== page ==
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A practitioner of the shudo tradition, Hidetsugu had a number of wakashu. Among these were Yamamoto Tonoma, Yamada Sanjuro, and his most beloved, Fuwa Bansaku, who gained lasting renown for his beauty of body and spirit.
Hidetsugu was born to Hideyoshi's elder sister, but adopted by the Miyoshi clan and given the name Miyoshi Nobuyoshi. He later renamed himself Hashiba Hidetsugu, in honor of his famous uncle: "Hashiba" was the Hideyoshi's family name, and "Hidetsugu" can be translated as "next Hide".
After the Incident at Honnō-ji in 1582, Hidetsugu was given a 400 thousand koku fiefdom in Ōmi Province because he was one of Hideyoshi's few relatives. In his subsequent career as a general, Hidetsugu he sustained heavy losses in the Battle of Nagakute against Tokugawa Ieyasu, but he proved himself in Hideyoshi's Invasion of Shikoku and Siege of Odawara. He also proved a competent manager of the castle town of Ōmihachiman.
In 1590, (Tenshō 18), he was appointed castellan of Kiyosu Castle in Owari Province, where Oda Nobukatsu had once ruled. The following year, Hideyoshi lost his legitimate heir Tsurumatsu (who died before adulthood) and so gave Hidetsugu the position of Kanpaku, regent to the Emperor. This meant Hidetsugu had to move to Jurakudai in Kyoto, and resulted in a so-called "dual system of government" (二元政治) run by Hidetsugu and Hideyoshi, with the assumption that Hidetsugu would succeed Hideyoshi after his death. As Hideyoshi was busy handling the Seven-Year War in the Korean Peninsula (Battles of Bunroku and Keicho), Hidetsugu acted in his place to handle domestic affairs.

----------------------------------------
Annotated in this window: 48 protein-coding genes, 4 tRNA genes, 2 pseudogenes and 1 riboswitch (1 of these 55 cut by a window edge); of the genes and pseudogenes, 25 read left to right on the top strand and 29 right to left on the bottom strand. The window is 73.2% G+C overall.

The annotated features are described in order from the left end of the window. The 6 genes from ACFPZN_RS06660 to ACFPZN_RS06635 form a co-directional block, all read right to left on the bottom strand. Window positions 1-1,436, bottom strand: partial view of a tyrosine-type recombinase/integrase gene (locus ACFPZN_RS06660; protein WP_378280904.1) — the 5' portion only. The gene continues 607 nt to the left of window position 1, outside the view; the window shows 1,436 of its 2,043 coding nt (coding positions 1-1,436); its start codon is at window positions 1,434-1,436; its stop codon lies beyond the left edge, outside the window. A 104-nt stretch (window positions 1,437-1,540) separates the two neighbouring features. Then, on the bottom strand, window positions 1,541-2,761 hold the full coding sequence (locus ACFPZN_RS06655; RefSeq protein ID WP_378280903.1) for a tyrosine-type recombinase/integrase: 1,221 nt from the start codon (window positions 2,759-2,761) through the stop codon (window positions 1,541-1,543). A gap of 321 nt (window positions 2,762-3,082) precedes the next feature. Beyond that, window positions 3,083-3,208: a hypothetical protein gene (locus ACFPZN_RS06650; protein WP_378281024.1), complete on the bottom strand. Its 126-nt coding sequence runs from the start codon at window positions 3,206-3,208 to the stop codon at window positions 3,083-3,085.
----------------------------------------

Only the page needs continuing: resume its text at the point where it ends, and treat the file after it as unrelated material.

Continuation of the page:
However, in 1593, Hideyoshi's mistress gave a birth to a new heir, Hideyori, and the relationship between Hidetsugu and Hideyoshi began to deteriorate. Rumours spread of Hidetsugu committing repeated and unjust murder, earning him the nickname "life-killing kanpaku" (殺生関白) - although modern historians doubt that these rumours were accurate.
Finally, in 1595, Hidetsugu was accused of plotting a coup and ordered to commit seppuku at Mt. Koya. Together with him died his three wakashu, who committed seppuku with his assistance. ("The Love of the Samurai: A Thousand Years of Japanese Homosexuality" by Tsuneo Watanabe and Jun'ichi Iwata; p.54)
Daimyo associated with him were confined, Jurakudai was destroyed, and his children and mistresses were executed at Sanjogawara. Only one was spared: a daughter named Okiku, one month old, who was adopted by her grandfather's nephew, Goto Noriyoshi (Goto Okiyoshi? original: 後藤興義).it:Toyotomi Hidetsugu ja:豊臣秀次 vi:Toyotomi Hidetsugu zh:豐臣秀次